I also pulled the instrument cluster to check on the batteries in the SI board. ~3V on both and there was no corrosion on the board, so that’s not what is causing the tachometer and the coolant temp gauge to work intermittently. I’ll start looking for bad grounds next time I get to work on the car. And I pulled out the odometer to see if I could find out why it was not working. One of the gears was completely stripped; no teeth left. I’ll see if I can get a replacement out of a junkyard for cheap. One of my teammates for the senior project portion of this project came over just in time to ride along with me on a test drive around the block. Good news; the transmission shifts great, the new control arm bushings fixed the clunk on braking, and there were no other noises or vibrations. Bad news; the engine still stumbles a bit off idle. I’ll run some injector cleaner through it once I start driving the car and see if that helps. Next up on the agenda is getting the heat to work, checking over the rear end, replace the fluids in the transmission and differential, and getting the windshield wipers to work. Then I can get license plates for it and drive it some.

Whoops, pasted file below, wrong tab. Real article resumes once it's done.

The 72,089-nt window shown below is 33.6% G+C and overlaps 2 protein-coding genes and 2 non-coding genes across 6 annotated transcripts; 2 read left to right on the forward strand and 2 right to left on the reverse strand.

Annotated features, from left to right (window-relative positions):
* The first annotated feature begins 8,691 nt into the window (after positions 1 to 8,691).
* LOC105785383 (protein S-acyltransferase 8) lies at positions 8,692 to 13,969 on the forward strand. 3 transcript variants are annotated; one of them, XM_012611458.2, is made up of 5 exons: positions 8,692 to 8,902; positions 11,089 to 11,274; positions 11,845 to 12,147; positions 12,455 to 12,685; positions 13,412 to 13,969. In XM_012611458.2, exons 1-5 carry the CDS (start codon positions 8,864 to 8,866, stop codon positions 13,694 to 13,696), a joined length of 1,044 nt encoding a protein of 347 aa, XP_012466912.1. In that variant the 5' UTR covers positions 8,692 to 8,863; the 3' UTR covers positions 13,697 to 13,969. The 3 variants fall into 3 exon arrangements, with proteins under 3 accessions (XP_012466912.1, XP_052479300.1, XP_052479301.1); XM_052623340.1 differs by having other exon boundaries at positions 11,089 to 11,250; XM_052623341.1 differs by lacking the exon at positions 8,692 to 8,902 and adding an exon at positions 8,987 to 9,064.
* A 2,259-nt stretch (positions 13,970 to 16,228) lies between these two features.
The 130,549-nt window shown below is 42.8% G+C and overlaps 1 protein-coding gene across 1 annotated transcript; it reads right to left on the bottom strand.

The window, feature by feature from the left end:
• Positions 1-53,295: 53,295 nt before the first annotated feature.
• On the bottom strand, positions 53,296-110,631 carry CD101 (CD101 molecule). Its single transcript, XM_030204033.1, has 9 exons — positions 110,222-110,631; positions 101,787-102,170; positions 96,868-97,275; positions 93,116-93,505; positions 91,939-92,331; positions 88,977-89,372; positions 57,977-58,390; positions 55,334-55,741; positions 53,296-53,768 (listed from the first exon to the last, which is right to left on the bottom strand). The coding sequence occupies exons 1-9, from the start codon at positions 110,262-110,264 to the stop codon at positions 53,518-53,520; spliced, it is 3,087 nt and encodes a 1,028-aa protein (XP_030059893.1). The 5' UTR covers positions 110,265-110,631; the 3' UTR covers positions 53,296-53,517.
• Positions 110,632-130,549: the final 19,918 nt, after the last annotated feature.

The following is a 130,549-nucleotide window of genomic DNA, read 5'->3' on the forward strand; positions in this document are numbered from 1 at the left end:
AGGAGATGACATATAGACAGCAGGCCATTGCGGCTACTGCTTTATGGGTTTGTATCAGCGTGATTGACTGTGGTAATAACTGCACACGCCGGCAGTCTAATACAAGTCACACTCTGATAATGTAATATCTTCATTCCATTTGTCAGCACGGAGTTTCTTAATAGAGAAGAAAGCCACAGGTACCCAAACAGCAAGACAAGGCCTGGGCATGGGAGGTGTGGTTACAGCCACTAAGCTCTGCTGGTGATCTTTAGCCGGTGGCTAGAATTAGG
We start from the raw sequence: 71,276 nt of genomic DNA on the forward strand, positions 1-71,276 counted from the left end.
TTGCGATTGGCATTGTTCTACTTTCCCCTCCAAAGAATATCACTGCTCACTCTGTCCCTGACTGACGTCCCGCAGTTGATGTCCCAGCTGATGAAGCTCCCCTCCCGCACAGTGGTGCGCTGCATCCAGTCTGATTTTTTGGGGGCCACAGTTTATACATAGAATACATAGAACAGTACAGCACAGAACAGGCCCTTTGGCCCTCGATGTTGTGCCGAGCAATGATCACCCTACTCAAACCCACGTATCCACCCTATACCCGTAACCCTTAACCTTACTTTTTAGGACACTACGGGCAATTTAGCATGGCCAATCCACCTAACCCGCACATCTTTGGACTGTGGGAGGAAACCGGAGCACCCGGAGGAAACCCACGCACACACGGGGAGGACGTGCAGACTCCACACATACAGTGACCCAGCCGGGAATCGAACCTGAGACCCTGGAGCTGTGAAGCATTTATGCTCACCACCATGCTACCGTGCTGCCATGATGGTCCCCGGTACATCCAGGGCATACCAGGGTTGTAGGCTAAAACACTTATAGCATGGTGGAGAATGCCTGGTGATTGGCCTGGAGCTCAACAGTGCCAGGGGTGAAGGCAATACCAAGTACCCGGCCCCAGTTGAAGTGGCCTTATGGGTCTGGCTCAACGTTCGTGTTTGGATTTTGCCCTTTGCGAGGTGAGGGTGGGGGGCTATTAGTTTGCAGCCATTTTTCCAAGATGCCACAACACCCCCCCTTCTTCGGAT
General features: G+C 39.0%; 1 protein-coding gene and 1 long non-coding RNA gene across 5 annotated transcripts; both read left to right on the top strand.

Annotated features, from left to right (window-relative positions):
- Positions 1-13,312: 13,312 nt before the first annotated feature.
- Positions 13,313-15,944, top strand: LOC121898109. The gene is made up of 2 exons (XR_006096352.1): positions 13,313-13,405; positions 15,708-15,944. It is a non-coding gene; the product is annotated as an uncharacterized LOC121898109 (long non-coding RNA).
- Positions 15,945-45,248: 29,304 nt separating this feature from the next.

ShawneeCreek Reader
2/8/12 4:24 p.m.

I got some more work accomplished on the car this past weekend. I started by removing the gauge cluster and checking on a threaded stud behind the temperature gauge. I read online that there is a nut on there that needs to be tight to ensure a proper ground for the gauge. I discovered that I didn’t even have this nut, so I picked one up from the salvage yard and put it on.